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THE CLIMATE PROTECTION PROJECTS

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Solar panels for improving education & quality of life

As about half of the Ethiopian and Kenyan residents are without electricity they have to solely rely on the sun as a source of light. This limits productivity to the daylight hours. Up to now, kerosene lamps have been the only way out. However, they cause a lot of soot, which is harmful both to health and the climate. If people stay inside after nightfall and use kerosene lamps, they are exposed to the harmful particles for many hours.
With its partner foundation Solar Energy, myclimate would like to change this. They equip households with financially affordable solar home systems. The photovoltaic cells on the house roofs supply LED lamps with electricity and replace the smoking kerosene lamps. The sunlight-operated LEDs save around 14,000 tons of CO2 compared with kerosene-fired lamps.

What?

Solar panels with energy storage

Who?

myclimate

Where?

Ethiopia and Kenya

As about half of the Ethiopian and Kenyan residents are not connected to the electricity grid; they have to rely on the sun as light source. This is limited as days are short in tropical countries. Up to now, kerosene lamps have been the primary light source to combat darkness. However, they cause a lot of soot, which is harmful both to health and the climate. If people want to stay inside in the evening, they are exposed to soot particles for many hours.

 

The project is supported by the campaign "Light for Education". With this campaign, the foundation Solarenergie establishes a local solar trade that is self-sustaining. Since 2008, ten solar centres have already been founded in Ethiopia and Kenya, and around 100 solar technicians have been trained. This not only creates jobs, but alleviates poverty as well as climate-damaging CO2. The CLIMATE BET supports this great project.

With its partner foundation Solar Energy, myclimate would like to change this. They equip households with financially affordable solar home systems. The photovoltaic cells on the house roofs supply LED lamps with electricity and replace the harmful kerosene lamps. The sunlight-operated LEDs save around 14,000 tons of CO2 compared with kerosene-fired lamps.

myclimate

myclimate Germany is a non-profit offset provider and a 100% subsidiary of the myclimate foundation in Switzerland. myclimate implements a wide range of effective carbon offset projects: from the expansion of renewable energies to efficiency technologies and reforestation measures. With a diverse offering of services, including consulting, myclimate supports companies in reducing their carbon footprint strategically and sustainably. myclimate is also involved in the area of climate protection education. With the help of close partnerships, the non-profit climate protection organisation inspires thousands of people of all ages to become active in climate protection themselves. In the project "Solar Panels for Education and Quality of Life", myclimate works together with the foundation Solarenergie, based in Freiburg.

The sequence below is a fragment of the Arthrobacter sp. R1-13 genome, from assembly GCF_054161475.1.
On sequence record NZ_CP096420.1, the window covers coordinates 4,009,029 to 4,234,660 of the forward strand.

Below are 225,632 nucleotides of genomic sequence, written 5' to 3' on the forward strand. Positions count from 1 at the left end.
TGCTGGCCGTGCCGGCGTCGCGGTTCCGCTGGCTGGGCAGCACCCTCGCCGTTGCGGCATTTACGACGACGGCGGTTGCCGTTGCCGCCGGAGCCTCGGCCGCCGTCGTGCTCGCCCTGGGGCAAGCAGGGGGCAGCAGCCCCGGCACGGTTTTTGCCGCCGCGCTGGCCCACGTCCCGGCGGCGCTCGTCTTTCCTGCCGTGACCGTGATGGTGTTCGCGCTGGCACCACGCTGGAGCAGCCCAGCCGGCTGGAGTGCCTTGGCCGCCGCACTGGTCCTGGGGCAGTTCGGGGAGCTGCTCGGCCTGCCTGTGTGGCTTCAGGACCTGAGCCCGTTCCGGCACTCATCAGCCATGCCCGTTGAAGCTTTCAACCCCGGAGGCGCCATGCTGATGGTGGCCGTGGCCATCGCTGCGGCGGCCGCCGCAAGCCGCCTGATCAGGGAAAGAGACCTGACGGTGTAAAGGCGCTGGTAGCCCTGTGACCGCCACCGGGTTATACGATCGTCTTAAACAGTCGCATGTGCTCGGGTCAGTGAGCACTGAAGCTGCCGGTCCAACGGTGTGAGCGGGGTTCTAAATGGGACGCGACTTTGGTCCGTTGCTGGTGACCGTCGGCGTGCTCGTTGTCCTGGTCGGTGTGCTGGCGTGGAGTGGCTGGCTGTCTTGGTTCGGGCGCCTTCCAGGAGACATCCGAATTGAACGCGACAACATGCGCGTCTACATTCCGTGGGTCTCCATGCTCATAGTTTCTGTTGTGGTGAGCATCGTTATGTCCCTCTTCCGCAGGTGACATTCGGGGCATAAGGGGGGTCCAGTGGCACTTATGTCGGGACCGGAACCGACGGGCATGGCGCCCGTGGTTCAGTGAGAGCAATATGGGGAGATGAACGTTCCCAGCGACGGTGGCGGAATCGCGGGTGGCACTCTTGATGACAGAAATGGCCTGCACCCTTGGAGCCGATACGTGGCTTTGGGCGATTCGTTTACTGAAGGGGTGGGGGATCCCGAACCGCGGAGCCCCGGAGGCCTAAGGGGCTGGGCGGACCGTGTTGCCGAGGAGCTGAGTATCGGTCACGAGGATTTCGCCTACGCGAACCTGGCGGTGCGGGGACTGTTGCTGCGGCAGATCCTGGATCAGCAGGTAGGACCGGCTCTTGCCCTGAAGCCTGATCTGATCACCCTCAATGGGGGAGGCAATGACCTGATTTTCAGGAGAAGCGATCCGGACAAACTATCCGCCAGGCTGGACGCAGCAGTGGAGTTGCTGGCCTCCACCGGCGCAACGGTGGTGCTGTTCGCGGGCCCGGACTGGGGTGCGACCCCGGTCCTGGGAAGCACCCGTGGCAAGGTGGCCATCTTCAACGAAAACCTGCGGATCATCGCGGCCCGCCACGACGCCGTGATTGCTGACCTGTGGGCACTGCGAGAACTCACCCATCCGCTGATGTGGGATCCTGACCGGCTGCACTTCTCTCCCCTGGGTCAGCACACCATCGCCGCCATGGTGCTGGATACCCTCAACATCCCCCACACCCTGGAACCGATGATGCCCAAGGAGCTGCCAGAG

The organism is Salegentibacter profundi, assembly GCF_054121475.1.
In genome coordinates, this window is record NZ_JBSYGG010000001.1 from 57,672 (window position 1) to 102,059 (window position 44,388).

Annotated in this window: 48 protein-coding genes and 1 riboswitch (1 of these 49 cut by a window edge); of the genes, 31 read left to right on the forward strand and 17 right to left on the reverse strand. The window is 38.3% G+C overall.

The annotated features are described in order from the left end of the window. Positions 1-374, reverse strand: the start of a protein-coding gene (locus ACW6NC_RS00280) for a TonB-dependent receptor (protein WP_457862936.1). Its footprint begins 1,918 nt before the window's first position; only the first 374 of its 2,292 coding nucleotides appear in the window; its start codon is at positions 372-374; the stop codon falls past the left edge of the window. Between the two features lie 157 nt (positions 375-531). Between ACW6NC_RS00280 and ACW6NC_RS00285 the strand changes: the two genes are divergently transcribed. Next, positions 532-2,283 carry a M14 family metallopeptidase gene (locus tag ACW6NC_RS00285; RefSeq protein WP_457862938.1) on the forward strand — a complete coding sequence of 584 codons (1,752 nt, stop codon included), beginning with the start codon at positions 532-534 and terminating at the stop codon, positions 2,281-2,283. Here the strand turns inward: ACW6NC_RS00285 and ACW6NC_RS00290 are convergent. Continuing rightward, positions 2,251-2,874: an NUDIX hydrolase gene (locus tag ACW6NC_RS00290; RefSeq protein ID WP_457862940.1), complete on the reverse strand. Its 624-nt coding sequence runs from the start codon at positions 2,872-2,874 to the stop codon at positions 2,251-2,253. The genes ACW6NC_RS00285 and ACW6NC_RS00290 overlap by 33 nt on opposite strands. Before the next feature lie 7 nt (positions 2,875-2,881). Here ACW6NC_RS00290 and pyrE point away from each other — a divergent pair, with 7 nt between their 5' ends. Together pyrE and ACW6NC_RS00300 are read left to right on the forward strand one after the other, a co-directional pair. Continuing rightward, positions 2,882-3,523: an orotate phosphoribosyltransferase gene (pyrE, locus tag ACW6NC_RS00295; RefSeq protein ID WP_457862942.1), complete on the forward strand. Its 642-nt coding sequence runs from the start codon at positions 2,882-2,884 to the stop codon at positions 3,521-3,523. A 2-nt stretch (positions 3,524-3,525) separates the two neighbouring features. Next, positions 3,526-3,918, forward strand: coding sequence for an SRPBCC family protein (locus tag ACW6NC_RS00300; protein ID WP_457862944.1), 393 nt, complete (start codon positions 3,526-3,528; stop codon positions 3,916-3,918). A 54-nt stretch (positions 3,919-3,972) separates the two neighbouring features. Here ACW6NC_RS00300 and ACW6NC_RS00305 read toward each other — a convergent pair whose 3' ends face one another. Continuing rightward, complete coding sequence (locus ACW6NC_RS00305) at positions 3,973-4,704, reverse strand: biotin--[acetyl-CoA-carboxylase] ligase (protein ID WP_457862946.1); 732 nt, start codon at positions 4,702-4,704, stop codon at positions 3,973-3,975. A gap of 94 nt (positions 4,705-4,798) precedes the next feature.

Cooking facilities and clean drinking water

With this project, the Klima-Kollekte supports the manufacture of energy-efficient cooking stoves produced and distributed in Rwanda. Using these, the demand for firewood and coal is reduced by around 45 %. This counteracts deforestation and reduces CO2 - by around 25,000 tons a year for all users combined. This climate protection project primarily helps the poorest households, mostly women and children, who suffer greatly from indoor air pollution. The project participants will also recieve water filters, which will further improve their health situation by providing clean drinking water to them.

What?

Energy-efficient cooking stoves

Who?

Klima-Kollekte

Where?

Rwanda

People in the southern province of Rwanda usually cook on open fires with wood or coal. However, the firewood consumption is a burden to the tree population as well as the local nature in general. Furthermore, having to search for raw materials consumes a lot of time and energy. The burning of coal and wood entails intensive smoke emissions that are harmful to the environment and people. After all, the fireplaces are often located inside the houses. Mainly women and children are exposed to indoor pollution - a great strain on the respiratory tract.

The energy-efficient cooking stoves also benefit the environment. Households need 45% fewer firewood and coal resources to use the environmentally friendly alternative. 6,000 of the most impoverished families will receive such a stove. Together, these families save around 25,000 tons of CO2 per year. And their health risk is dramatically reduced. In addition, they will receive water filters along with their cooking stoves, enabling them to improve their drinking water. The CLIMATE BET supports this impactful project.

The Klima-Kollekte aims to solve these problems with energy-efficient stoves. The organization "Rural Development Interdiocesan Service" (RDIS) is responsible for the on-site implementation of the project. The local population is closely involved: Local cooperatives build the cooking stoves. Local experts set them up and maintain them together with the local families participating in the project. The cooking stoves thus actively contribute to poverty reduction in the southern province of Rwanda. 

Klima-Kollekte